In this article, let's look at doula as a profession and the effect advanced doula training has on a new mother's life during pregnancy.


Having a friendly presence for support during pregnancy has a long history. Many prehistoric stone paintings depict the existence of such practices. But it was only in the 1960s that doulas became a practice professionally. It was after the 'natural birth movement in America. American women began to feel the need for a low-intervention birth process. They sought the attention and care of family members or companions with practical knowledge regarding pregnancy and raising children. 

In 1970, cultural anthropologists Dana Raphel and Margaret Mead set up a Westport human lactation centre. Before this, they published an anthropological study in which the term 'doula' was featured for the first time. Raphel stated in the study that having female assistance during birth cycles was common among females of all species. In the case of humans, this role was played by a friend or a member of the family. The term doula was coined from a Greek word of similar iteration that roughly translates to 'female caretaker'.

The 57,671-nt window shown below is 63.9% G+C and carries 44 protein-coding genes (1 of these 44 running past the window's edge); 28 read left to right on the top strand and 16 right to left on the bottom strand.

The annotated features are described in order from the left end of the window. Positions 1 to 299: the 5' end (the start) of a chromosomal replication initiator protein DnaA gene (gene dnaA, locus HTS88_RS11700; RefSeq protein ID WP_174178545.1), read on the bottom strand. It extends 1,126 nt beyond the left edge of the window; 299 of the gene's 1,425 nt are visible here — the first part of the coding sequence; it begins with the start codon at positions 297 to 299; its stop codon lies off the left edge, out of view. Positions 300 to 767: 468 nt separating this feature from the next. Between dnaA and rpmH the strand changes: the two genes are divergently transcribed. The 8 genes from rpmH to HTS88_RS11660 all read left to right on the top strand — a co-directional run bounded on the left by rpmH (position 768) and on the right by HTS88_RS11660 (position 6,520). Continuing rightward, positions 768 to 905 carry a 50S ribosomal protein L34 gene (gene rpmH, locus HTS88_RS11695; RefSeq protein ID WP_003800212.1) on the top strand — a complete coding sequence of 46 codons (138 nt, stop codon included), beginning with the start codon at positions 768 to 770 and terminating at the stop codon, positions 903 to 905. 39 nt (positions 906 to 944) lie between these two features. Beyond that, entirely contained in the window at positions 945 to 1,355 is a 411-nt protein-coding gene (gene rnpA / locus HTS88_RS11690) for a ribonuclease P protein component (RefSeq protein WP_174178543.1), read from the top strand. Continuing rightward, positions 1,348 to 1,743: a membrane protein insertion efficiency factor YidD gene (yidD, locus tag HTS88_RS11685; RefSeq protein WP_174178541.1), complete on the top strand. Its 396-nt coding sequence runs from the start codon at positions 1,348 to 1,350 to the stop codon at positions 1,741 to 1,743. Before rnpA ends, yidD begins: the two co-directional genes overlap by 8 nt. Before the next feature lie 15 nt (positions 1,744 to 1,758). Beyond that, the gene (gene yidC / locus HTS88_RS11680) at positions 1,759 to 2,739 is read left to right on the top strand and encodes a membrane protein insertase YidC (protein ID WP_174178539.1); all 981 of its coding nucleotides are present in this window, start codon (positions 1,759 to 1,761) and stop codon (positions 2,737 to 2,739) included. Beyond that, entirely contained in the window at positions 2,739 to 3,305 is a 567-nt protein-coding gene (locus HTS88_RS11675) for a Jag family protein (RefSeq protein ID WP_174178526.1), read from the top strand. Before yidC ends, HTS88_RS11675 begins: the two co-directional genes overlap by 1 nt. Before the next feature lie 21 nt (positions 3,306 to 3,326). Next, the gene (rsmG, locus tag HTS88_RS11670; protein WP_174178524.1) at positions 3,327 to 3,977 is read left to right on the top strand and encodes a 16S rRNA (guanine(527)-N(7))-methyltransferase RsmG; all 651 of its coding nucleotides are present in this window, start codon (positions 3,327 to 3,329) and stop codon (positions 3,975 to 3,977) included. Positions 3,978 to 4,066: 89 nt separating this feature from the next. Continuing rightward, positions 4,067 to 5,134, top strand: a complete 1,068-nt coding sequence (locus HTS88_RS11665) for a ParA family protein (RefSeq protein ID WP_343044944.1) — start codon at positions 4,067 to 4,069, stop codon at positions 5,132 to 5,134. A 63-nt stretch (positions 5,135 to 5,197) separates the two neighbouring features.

The term was generalised and gender-inclusive after two physicians, John Kennel and Marshall Klaus. They performed clinical trials to verify the outcomes of a doula-attended birth. These physician duo later cofounded the DONA or Doulas of Northern America. The research and findings of these physicians helped in the professional training and certification of doulas. They became the first organisation to provide such training. By 2004, Merriam Webster, American Heritage and Oxford dictionaries accepted the term doula. After persistent efforts from DONA, which had by then attained international status.